The Irish Rugby Football Union, today, formally announced its intention to submit a bid to host the 2023 Rugby World Cup in Ireland. The announcement was made in conjunction with the Irish Government and the Northern Ireland Executive, both of whom pledged their support for the tournament bid.

Speaking at the event, which took place at a function in The Royal School, Armagh, the Taoiseach,Enda Kenny, TD, said:

“I am delighted to formally announce the Government’s support, in conjunction with the Northern Ireland Executive, to formally back the IRFU’s bid to host the 2023 Rugby World Cup. Ireland will put together a winning bid that will be impossible to resist. We have the fans, the stadiums, and the accessibility to make it a World Cup to remember. Irish people love our sport. We are passionate about sport and we celebrate it. We want to share the Irish sporting experience with the world by inviting the world to Ireland. I’m absolutely confident that Ireland will host the 2023 Rugby World Cup. The Government will provide its full support to make it happen.”

Northern Ireland First Minister Peter Robinson added:

“I fully support this bid by the IRFU to bring an elite international sporting event to the home of one of the power houses of world rugby. It would be a tremendous achievement to see the IRFU host the Rugby World Cup 2023.

“This bid shows the ambition of the Northern Ireland Executive and our determination to bring world class international sporting events to Northern Ireland.

“Northern Ireland has demonstrated that whatever the event, whatever the occasion, we deliver. Regardless of whether it is cycling, golf, the World Police and Fire Games and now rugby, I have no doubt that this will be a resounding success both on and off the field.

“Infrastructure is key to this bid and the Northern Ireland Executive has already invested £14.7million in the redevelopment of the home of Ulster rugby to redevelop and expand the capacity of the stadium. World class players require world class facilities and we have that at Kingspan.”
The deputy First Minister Martin McGuinness said:

“I fully endorse the IRFU bid to bring the Rugby World Cup to Ireland in 2023. Rest assured we will put together a robust and compelling bid to bring this sporting spectacle to Ireland. 

“This would involve teams coming to Ireland weeks in advance for training camps providing a major boost to the tourism industry and that’s before the supporters from across the world descend. In 2007 the Rugby World Cup broadcast in over 200 countries and attracted a television audience of 4.2 billion so the potential audience is huge.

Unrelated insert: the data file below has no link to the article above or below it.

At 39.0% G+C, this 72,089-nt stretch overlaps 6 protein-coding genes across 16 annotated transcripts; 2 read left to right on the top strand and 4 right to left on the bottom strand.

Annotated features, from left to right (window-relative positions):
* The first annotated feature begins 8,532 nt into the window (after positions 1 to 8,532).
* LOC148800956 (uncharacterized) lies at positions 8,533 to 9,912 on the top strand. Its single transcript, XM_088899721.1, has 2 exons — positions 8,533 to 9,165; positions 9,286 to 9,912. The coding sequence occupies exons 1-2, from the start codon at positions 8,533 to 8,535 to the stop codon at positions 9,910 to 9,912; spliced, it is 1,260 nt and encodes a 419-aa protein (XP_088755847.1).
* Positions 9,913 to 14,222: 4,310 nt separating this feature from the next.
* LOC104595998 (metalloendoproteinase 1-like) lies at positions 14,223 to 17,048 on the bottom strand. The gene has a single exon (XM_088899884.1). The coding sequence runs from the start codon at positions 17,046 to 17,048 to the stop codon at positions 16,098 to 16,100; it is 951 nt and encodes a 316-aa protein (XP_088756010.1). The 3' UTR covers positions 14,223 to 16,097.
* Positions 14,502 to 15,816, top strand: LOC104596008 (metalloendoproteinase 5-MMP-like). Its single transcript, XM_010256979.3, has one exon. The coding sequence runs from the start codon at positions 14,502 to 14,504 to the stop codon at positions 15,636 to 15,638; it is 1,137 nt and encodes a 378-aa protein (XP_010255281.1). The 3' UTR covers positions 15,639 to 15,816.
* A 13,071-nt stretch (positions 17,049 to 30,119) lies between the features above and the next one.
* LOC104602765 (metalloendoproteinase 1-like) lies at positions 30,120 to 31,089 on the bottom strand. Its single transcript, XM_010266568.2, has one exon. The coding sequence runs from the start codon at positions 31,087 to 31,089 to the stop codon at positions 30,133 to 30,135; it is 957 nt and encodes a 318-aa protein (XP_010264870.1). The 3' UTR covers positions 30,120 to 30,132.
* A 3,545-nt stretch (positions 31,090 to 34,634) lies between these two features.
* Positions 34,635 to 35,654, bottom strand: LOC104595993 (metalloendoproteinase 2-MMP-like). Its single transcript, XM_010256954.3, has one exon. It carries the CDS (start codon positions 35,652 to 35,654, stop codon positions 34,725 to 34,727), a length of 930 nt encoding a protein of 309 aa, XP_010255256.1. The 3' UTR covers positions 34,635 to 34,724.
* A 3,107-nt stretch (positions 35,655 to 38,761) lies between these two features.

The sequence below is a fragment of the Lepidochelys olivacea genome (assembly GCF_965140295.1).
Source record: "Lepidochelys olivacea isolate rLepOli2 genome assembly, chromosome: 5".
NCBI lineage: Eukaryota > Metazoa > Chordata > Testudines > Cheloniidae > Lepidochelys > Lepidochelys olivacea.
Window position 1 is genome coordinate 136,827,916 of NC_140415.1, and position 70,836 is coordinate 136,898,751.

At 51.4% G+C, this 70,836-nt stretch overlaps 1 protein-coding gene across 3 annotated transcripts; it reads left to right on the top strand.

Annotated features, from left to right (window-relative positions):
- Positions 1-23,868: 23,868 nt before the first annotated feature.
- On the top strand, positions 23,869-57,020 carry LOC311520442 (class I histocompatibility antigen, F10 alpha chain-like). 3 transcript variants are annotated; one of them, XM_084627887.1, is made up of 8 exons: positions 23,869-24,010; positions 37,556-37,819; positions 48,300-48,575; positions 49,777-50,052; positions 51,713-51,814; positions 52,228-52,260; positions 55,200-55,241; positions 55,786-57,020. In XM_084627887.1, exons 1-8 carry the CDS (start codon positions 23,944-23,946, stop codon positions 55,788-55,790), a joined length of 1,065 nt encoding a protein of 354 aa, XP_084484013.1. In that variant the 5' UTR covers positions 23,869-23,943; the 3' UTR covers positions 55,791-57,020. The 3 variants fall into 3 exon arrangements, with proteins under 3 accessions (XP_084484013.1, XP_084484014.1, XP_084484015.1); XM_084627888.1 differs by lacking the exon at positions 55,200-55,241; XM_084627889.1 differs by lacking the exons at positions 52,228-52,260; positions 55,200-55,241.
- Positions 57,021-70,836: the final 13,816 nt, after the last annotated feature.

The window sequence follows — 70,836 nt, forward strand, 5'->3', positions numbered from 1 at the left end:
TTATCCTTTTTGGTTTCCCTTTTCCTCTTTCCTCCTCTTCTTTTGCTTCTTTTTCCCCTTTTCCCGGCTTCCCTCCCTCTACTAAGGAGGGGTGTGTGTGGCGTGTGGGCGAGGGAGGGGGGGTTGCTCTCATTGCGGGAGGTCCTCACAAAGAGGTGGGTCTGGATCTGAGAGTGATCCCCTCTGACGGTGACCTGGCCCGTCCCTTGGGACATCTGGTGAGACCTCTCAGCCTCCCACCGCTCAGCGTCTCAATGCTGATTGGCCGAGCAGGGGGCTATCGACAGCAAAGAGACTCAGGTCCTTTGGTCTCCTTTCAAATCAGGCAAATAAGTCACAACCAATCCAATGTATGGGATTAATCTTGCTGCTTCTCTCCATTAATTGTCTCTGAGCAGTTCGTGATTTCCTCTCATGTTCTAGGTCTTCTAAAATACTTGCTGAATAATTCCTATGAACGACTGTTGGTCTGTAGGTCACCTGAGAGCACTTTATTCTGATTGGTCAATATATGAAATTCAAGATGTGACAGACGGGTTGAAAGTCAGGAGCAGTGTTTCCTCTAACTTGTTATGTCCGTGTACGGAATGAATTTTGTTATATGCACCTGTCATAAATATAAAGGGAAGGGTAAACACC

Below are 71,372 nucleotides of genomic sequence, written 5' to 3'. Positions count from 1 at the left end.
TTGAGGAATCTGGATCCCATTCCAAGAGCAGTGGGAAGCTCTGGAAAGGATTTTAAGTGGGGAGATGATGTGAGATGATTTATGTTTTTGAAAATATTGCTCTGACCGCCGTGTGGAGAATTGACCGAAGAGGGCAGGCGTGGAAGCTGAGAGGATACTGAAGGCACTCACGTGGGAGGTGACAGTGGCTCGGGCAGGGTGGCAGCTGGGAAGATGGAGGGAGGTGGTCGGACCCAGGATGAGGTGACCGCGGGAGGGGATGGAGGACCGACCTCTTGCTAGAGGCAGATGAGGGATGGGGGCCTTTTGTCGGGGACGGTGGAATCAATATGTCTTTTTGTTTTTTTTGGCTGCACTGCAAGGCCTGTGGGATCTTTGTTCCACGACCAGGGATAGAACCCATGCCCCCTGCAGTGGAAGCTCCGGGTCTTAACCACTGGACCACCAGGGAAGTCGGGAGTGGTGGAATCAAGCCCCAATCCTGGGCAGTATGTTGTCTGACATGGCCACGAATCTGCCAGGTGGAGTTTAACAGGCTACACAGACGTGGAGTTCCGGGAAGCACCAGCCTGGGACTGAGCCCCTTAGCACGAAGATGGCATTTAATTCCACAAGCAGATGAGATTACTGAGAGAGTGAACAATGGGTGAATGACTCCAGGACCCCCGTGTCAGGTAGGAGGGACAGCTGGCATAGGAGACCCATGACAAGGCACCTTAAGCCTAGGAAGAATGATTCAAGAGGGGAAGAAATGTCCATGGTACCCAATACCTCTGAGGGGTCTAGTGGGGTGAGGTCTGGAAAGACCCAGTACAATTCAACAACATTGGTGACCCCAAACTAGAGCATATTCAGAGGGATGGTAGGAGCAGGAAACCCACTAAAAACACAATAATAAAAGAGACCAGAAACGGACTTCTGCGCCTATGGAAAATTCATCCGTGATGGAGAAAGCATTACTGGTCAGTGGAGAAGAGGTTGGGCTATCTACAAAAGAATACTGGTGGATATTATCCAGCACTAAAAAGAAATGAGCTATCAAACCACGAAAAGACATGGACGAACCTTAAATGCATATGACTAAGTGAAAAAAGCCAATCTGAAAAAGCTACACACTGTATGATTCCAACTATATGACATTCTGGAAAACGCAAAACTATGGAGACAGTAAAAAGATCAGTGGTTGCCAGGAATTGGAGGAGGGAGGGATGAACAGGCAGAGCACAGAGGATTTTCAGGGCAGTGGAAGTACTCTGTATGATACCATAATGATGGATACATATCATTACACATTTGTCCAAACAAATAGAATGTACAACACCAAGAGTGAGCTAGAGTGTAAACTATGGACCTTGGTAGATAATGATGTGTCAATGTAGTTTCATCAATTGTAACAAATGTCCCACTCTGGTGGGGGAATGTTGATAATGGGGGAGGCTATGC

“Central to this will be having the right infrastructure in place to make it a success. I thank the IRFU and GAA for their collaboration and foresight. This bid shows Ireland has the appetite to host an international sporting event on a scale never seen before in our history, and we are determined to make it a winning bid.

“Think of the positive impact Irish supporters of all codes have on major sporting competitions. That’s the welcome that awaits the world.”
In formally announcing the IRFU’s intention to bid for the 2023 Rugby World Cup Philip Browne, Chief Executive, Irish Rugby Football Union said;

“The Irish Rugby Football Union believes that Ireland, and its people, will make the perfect hosts for the 2023 Rugby World Cup.

“The Rugby World Cup is one of the world’s major sporting events and the IRFU has been a central supporter of the tournament since its inauguration in 1987.

“In addition, Ireland has played a major part in the development of rugby football internationally. Stretching back to the Union’s formation in 1879, and right throughout the modern era, Irish Rugby has supplied a series of inspirational players and administrators to the international game. We believe it is opportune for us now to put forward Ireland’s undoubted credentials to host world rugby’s showpiece.

“The IRFU thanks both Governments for the enthusiasm and unstinting support they have shown in getting this project off the ground. I would also wish to acknowledge the hard work of the authorities North and South, particularly the group chaired by Hugo MacNeill, and the Ministers in both administrations who have dedicated their time and resources in assisting us to arrive at this point. I have no doubt but that Ireland can present a Rugby World Cup which would leave a truly positive and indelible mark on the game and the world’s perception of it.”

The bid process will involve the development of a detailed programme, covering match schedules and venues, accommodation, international access, internal transport, communications infrastructure and community involvement. It is anticipated that the delivery of a world class bid will cost €;1.5 million.

The GAA has previously agreed that it would make its stadia available for the staging of matches and it will now be up to the Bid team to put together a specific match schedule in line with the requirements of World Rugby (formerly the International Rugby Board).

The decision to appoint a host union for a Rugby World Cup is taken by World Rugby, the international governing body for rugby, following a very detailed process which culminates in a meeting of all member Unions at which the final decision is made. It is expected the decision on Rugby World Cup 2023 will be taken in mid 2017.

The RWC is now broadcast in over 200 countries and the audience has grown exponentially since the first World Cup in 1987 drew a world television audience of 230 million. The 2007 tournament, staged in France, had a cumulative world television audience of 4.2 billion, while RWC 2011, staged in New Zealand, attracted 3.94 billion, which is particularly impressive, given the time zone difference from the major rugby TV markets.

Rugby World Cup 2023 has the potential to attract in excess of 350,000 visitors to Ireland for the tournament.